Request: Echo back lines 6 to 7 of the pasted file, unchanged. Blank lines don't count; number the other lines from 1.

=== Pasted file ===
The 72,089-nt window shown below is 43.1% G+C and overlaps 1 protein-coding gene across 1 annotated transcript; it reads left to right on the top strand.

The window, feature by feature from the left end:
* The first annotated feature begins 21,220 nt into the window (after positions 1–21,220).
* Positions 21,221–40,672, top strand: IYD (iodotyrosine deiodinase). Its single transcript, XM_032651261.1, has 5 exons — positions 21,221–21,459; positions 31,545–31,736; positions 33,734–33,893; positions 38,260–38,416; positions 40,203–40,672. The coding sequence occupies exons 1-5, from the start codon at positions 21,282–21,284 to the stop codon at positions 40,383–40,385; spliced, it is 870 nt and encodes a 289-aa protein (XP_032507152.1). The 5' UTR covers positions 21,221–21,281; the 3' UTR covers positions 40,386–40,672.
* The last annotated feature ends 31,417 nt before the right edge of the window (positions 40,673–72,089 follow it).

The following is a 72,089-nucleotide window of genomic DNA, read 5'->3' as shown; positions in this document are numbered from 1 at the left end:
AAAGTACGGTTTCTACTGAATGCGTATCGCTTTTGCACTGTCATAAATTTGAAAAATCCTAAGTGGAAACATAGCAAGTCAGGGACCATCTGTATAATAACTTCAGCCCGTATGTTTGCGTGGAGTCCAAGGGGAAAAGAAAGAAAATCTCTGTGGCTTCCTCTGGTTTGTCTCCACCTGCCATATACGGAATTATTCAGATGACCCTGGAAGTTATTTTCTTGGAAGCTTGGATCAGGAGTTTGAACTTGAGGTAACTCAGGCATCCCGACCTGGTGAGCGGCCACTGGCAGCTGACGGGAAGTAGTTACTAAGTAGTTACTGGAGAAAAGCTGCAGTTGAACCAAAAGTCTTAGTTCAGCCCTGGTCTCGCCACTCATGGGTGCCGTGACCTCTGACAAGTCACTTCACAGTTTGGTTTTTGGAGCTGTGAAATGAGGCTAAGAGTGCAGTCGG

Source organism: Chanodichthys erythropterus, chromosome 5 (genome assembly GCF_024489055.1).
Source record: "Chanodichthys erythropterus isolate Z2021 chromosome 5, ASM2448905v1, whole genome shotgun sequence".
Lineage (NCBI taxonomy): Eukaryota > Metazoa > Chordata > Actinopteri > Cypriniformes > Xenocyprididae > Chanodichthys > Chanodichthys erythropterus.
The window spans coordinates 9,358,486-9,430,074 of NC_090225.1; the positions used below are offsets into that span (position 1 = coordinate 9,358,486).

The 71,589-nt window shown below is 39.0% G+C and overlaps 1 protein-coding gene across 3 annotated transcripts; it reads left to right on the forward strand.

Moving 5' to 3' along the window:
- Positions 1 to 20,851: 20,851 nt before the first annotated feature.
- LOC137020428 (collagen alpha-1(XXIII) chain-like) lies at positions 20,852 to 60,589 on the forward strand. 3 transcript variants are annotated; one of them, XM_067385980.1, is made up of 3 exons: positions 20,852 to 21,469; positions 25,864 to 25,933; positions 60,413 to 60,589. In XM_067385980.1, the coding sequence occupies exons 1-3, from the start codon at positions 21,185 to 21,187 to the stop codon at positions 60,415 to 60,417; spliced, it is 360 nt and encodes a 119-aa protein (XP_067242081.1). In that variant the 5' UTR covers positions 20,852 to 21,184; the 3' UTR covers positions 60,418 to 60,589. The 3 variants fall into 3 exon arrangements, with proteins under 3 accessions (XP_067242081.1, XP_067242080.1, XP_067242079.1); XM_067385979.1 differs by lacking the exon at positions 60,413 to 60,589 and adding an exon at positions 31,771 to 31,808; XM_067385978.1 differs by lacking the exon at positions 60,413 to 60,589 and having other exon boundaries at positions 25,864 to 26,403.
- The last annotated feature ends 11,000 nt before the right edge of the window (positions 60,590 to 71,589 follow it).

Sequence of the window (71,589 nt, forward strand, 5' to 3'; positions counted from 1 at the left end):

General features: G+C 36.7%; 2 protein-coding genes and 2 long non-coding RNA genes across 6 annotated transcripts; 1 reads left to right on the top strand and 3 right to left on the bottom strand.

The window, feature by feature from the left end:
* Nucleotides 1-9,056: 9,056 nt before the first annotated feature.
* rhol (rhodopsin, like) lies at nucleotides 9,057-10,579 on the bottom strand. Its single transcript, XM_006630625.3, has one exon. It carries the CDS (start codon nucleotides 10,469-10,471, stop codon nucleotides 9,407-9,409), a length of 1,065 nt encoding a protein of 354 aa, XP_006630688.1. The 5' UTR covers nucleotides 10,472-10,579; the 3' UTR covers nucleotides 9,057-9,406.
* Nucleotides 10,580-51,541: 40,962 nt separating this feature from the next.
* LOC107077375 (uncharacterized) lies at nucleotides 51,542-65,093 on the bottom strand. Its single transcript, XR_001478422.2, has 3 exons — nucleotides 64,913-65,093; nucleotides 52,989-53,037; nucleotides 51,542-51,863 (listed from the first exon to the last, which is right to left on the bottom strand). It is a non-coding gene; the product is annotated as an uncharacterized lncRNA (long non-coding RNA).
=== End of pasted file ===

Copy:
The following is a 72,089-nucleotide window of genomic DNA, read 5'->3' as shown; positions in this document are numbered from 1 at the left end:
AAAGTACGGTTTCTACTGAATGCGTATCGCTTTTGCACTGTCATAAATTTGAAAAATCCTAAGTGGAAACATAGCAAGTCAGGGACCATCTGTATAATAACTTCAGCCCGTATGTTTGCGTGGAGTCCAAGGGGAAAAGAAAGAAAATCTCTGTGGCTTCCTCTGGTTTGTCTCCACCTGCCATATACGGAATTATTCAGATGACCCTGGAAGTTATTTTCTTGGAAGCTTGGATCAGGAGTTTGAACTTGAGGTAACTCAGGCATCCCGACCTGGTGAGCGGCCACTGGCAGCTGACGGGAAGTAGTTACTAAGTAGTTACTGGAGAAAAGCTGCAGTTGAACCAAAAGTCTTAGTTCAGCCCTGGTCTCGCCACTCATGGGTGCCGTGACCTCTGACAAGTCACTTCACAGTTTGGTTTTTGGAGCTGTGAAATGAGGCTAAGAGTGCAGTCGG